I’ve long noted that Gnu atheists toy around with the definition of science in order to advance their cultural agenda. Recently, Jerry Coyne has acknowledged that he uses a watered-down definition of “science”:
In fact, I construe “science” broadly: as the use of reason, empirical observation, doubt, and testing as a way of acquiring knowledge. Those methods can indeed apply to history and some of the humanities. But Kitcher’s own conception of science seems to be “the brand of inquiry practiced by natural scientists”: physicists, biologists, chemists, and so on. And so he construes “scientism” as scientists’ attacks on fields like anthropology and history. I think Kitcher’s criticism is misguided because his conception of what is “scientific” is too narrow.
Kitcher uses a rigorous definition of science because when most people hear the word “science,” they think of “the brand of inquiry practiced by natural scientists”: physicists, biologists, chemists, and so on.” They don’t just think of using reason and observation.
For if science is nothing more than “the use of reason, empirical observation, doubt, and testing as a way of acquiring knowledge,” then dating, planning family vacations, and grocery shopping are all science. We’re all scientists! In fact Coyne is even willing to drag the definition of science down to this level:
In the end, then, many of Kitcher’s arguments against “scientism” seem misguided—unless you conceive “science” narrowly as “what self-described scientists do.” But science is more than a profession; it’s a method—a method of inquiry that arose from the Enlightenment. In that sense, plumbers and car mechanics practice science when they diagnose problems.
Okay, Coyne thinks plumbing is science. We’re all scientists!
Yet when Gnus use the word “science” to advance their anti-religious crusade, I don’t think they want people to think of dating, planning family vacations, grocery shopping, and plumbing. After all, where are the “Grocery Shopping is Incompatible with Religion” postings? Oddly missing. On the contrary, in this context, the Gnus want us to think of “science” narrowly as “what self-described scientists do.” They want us to think of “the brand of inquiry practiced by natural scientists”: physicists, biologists, chemists, and so on.” Jerry Coyne certainly did this when he wanted to paint a contrast of science and religion just a few days before complaining about Kitcher’s definition of science.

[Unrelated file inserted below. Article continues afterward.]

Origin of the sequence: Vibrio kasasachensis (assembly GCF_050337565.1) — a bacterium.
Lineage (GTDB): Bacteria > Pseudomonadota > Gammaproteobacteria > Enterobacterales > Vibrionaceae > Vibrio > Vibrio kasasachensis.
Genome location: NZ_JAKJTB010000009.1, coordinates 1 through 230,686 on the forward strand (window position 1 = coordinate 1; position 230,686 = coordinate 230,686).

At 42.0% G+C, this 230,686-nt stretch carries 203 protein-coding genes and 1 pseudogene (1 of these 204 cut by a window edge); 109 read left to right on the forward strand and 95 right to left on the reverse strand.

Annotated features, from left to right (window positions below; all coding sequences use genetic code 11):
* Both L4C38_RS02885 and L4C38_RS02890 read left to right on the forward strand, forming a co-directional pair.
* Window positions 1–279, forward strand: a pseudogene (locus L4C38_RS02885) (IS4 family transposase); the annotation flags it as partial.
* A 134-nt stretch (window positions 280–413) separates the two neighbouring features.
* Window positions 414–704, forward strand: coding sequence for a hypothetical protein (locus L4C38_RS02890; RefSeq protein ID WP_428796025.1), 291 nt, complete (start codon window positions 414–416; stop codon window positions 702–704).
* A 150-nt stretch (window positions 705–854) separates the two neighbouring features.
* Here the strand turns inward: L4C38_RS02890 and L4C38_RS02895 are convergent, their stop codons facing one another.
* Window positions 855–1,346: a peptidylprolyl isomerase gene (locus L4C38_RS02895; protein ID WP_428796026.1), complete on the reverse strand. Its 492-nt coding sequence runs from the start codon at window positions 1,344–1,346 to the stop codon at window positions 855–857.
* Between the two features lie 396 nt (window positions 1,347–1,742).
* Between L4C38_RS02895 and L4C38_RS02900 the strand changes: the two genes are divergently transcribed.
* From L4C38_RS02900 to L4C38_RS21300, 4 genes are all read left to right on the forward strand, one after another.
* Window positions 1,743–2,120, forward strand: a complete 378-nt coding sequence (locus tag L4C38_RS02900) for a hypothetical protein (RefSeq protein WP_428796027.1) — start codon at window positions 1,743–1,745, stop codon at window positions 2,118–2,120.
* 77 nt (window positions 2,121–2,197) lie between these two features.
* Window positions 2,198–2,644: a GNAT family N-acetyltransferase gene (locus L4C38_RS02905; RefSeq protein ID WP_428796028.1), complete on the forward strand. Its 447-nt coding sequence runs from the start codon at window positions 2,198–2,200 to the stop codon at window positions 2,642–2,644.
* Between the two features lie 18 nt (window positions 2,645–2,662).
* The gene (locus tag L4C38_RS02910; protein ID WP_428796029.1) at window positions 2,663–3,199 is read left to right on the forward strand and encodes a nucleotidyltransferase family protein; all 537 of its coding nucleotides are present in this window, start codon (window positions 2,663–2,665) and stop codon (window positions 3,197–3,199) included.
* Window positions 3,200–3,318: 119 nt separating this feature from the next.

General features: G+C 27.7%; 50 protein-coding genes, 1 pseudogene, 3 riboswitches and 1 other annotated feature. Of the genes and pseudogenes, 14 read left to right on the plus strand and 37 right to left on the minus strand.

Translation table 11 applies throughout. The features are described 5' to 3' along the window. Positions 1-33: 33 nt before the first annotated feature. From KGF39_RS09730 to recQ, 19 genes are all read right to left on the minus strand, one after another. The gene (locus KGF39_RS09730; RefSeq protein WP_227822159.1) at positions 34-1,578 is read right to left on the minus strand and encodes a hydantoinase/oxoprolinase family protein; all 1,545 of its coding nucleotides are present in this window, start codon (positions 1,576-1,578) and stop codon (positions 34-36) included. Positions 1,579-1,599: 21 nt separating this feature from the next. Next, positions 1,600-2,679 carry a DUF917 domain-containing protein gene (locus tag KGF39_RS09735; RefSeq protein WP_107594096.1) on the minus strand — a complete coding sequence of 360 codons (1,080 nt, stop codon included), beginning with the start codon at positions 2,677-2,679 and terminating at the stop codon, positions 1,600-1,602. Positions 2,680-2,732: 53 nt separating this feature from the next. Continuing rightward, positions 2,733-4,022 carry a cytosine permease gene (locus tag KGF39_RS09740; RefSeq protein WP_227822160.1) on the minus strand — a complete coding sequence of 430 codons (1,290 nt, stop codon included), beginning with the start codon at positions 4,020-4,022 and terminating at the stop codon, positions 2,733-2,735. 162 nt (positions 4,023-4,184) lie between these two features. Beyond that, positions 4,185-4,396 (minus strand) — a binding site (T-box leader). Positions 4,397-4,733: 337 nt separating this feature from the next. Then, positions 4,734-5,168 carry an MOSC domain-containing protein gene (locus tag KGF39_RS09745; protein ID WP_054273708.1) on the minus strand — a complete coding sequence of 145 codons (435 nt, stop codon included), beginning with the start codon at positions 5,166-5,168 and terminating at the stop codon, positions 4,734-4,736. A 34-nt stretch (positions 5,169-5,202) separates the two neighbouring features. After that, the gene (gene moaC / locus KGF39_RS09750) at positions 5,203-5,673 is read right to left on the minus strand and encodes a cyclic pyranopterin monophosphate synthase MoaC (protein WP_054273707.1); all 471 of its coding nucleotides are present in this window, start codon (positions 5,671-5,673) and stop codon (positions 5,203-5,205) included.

Since one’s faith is almost completely an accident of birth, then, one should be highly skeptical about whether one’s faith is correct.
And promotes a global map of differing religious views compared to the global uniformity of scientific belief about the big bang, germ theory, and genetics:
Well, the last time I checked, such uniformity derives from “the brand of inquiry practiced by natural scientists”: physicists, biologists, chemists, and so on.” Does Coyne believe he would find such a uniform map if we surveyed dating behavior or shopping behavior around the globe? Even plumbing (which is science according to Coyne) seems to be “an accident of birth.”
For that matter, the Gnus are often proud of the fact that as a group, they represent so many different opinions on things. But this just means the Gnu community itself shows us the mere use of reason, empirical observation, doubt, and testing as a way of acquiring knowledge is not sufficient for generating consensus about truth. Yet they brag that science is sufficient for generating consensus about truth. What gives?
Clearly, the Gnus are engaged in a form of propaganda that uses two different definitions of science. They water down the definition of science when they want to disguise their scientism and pat themselves on the back. But when they want to make their scientism into a truth detector, they tighten up the definition of science and adopt Kitcher’s definition.